Palomar and Fraunhofer IISB Partner on Research Initiative for Power Module Packaging
Microelectronic manufacturer, Palomar, and the Fraunhofer Institute for Integrated Systems and Device Technology (IISB) have come together to pursue a research initiative aimed at the development of packaging for power electronics.
Researchers and engineers from Palomar Technologies and the Fraunhofer Institute are working to create new processes and solutions in the area of high-quality, void-free power modules. The partnership will focus on applications related to solder materials and processes for electronics in the automotive industry.
Packaging Technologies located in the Fraunhofer IISB Cleanroom. Image used courtesy of Palomar and Fraunhofer IISB.
Fraunhofer IISB’s work mainly revolves around applied research and the development of electronic systems for applications in a variety of fields.
These include electric mobility, aerospace, Industry 4.0, power grids, and energy technology, covering the value chain from basic materials to whole power electronic systems.
Palomar Technologies, on the other hand, specializes in the supply of automated microelectronic assembly machines and contract assembly services.
The company particularly components related to supplies precision die attach, wire bonding, and vacuum reflow processes.
“The packaging technologies are essential for cost-effective and reliable power electronics,” said Andreas Schletz, head of the department for devices, packaging, and reliability at Fraunhofer IISB. “They offer the potential for improvements in every single domain. This cooperation will allow us to create significant progress in the field of solder materials and processing.”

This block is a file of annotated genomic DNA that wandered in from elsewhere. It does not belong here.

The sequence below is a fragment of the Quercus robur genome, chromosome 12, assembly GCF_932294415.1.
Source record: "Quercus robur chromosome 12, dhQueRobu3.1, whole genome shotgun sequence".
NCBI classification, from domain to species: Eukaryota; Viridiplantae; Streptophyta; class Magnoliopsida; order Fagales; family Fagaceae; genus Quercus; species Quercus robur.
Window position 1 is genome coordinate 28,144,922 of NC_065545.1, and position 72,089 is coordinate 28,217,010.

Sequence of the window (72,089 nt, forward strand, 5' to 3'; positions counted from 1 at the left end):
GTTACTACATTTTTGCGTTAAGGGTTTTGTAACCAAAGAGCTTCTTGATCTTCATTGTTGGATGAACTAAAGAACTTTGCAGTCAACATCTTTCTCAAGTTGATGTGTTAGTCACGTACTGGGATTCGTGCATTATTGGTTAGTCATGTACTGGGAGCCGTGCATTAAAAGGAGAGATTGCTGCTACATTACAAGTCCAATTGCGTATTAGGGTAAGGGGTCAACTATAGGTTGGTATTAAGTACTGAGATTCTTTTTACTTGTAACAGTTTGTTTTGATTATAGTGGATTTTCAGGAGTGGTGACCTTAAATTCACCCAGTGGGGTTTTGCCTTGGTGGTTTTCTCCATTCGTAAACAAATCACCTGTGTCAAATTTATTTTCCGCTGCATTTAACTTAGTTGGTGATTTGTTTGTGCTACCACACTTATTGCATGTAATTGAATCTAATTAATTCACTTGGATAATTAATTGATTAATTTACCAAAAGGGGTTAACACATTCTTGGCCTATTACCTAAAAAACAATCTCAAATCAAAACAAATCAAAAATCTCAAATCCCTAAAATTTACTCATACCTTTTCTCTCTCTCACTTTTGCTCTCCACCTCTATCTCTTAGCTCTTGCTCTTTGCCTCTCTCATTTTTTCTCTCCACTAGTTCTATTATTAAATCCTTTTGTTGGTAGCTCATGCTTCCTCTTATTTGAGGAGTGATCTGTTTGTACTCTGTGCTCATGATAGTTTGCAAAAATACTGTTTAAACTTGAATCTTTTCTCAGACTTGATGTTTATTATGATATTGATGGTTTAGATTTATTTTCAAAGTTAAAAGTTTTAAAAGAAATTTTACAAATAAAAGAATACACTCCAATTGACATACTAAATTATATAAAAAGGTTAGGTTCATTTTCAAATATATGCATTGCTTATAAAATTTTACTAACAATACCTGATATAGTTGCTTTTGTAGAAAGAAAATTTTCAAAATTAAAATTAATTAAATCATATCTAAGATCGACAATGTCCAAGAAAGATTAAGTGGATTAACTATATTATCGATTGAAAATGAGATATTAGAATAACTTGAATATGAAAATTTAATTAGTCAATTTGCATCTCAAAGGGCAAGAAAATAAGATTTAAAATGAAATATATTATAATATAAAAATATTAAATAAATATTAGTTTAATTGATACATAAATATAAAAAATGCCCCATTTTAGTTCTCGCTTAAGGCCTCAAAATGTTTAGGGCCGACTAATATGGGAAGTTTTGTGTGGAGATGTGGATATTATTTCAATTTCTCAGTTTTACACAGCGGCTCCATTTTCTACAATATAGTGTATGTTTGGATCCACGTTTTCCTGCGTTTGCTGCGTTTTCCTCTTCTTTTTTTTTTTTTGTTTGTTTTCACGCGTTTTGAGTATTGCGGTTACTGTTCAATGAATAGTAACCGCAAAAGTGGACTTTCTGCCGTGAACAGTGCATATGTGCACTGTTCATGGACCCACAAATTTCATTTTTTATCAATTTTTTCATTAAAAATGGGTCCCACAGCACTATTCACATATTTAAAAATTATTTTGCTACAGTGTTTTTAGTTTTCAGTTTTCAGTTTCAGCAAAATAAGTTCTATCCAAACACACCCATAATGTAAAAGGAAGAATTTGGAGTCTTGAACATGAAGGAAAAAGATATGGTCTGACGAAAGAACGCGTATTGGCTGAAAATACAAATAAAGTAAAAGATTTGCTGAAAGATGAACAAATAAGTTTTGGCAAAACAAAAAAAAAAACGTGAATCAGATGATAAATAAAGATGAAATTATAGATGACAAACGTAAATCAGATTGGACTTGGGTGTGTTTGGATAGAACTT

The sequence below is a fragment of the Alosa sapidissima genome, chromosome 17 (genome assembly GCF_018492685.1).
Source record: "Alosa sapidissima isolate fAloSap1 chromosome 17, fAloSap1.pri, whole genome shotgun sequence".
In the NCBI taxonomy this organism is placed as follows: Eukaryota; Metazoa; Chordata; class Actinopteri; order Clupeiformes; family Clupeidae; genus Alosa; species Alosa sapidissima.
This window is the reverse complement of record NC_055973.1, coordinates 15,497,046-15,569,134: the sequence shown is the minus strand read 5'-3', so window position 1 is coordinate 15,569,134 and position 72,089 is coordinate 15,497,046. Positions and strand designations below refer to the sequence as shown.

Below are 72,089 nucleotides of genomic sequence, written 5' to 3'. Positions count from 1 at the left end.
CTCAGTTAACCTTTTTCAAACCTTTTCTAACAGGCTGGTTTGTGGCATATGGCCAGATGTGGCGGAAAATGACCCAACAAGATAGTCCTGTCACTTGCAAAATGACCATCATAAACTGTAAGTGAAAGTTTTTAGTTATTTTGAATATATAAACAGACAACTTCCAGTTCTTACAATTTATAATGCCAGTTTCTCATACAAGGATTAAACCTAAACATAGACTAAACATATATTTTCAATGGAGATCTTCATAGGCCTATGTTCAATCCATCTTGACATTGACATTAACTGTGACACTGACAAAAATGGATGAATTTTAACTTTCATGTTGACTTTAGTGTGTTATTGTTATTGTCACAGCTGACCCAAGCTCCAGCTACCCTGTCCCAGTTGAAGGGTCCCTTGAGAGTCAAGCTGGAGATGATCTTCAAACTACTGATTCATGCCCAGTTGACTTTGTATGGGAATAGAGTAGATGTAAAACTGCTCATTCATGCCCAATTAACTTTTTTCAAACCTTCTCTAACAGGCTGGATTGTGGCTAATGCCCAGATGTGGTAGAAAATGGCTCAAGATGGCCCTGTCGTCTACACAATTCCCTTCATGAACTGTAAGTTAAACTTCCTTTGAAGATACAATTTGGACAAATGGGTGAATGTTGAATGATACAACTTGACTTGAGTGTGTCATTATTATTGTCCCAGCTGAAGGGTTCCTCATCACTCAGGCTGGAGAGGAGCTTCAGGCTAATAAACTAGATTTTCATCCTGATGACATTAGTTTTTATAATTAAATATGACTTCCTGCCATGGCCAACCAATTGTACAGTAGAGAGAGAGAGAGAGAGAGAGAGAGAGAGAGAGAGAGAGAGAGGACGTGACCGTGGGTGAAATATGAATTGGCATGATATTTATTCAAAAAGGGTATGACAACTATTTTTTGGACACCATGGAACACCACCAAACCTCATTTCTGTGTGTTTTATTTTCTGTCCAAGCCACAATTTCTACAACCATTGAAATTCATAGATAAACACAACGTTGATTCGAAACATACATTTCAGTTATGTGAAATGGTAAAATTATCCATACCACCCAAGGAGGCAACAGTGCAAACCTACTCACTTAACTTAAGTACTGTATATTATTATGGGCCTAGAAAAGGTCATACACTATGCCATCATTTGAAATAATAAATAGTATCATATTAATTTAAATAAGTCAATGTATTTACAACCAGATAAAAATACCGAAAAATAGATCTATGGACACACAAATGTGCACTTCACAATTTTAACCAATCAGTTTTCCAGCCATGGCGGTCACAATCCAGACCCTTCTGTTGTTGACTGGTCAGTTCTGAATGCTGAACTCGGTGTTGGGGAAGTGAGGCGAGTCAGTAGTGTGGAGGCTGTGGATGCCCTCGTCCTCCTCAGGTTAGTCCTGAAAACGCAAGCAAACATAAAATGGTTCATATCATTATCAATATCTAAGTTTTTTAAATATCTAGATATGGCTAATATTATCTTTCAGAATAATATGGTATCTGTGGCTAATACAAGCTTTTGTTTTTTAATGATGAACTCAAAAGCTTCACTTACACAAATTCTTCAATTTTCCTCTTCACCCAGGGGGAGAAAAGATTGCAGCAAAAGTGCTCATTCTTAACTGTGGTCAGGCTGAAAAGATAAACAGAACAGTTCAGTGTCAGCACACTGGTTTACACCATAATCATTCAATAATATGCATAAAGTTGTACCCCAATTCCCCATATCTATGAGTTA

As part of the new partnership, Palomar will now deploy one of its SST 8301 Automated Vacuum Soldering System machines, which offers bond technology for soldering and/or sintering processes, within the Fraunhofer IISB’s building in Erlangen in Germany.
The SST 8301 will be available to Fraunhofer personnel for demonstrations, prototypes, and research projects focusing on power electronics such as dies to DBC, connectors/pins to DBC, and DBC to base plate soldering.
The entire process related to the new experimentation project will take place in a single chamber with a single process profile.
However, Fraunhofer IISB clarified it will be possible to expand the setup with additional chambers as production capacity increases.
The SST 8301 Automated Vacuum Soldering System. Image used courtesy of Palomar.
Power Module Packaging for Electric Vehicles
According to Fraunhofer IISB, the SST 8301 would currently be the only solution to use both vacuum pressure and pressure above atmospheric, serving to drive voids close to zero.
This technology thus circumvents the issue of voiding and thermal mismatches with the larger surface area attachments in the critical DBC to the Baseplate joint.
The SST 8301 is also capable of reliable fluxless soldering with less than one percent voiding, substantially improving yield throughput.
To enhance its capabilities, the automated vacuum soldering system integrated a series of additional modules and features:
- A QuikCool auxiliary cooling unit designed to rapidly reduce the temperature of the target plate to enable a faster production process.
- A Cartesian gantry automation robot tasked with moving part carriers from conveyors to/from the chamber.
- Unique edge heating elements developed to enable the chamber achieve temperature uniformity over the entire thermal process area.
- The user-friendly Windows-based software makes it easier for operators to use the machine and for programmers to develop profiles and perform real-time process analysis
The SST 8301 is typically used for applications with IGBT modules, power module assembly, Die Attach for Pressure Sensors, and more.
For more information about this automated vacuum soldering system, you can request its related datasheet from Palomar’s website here.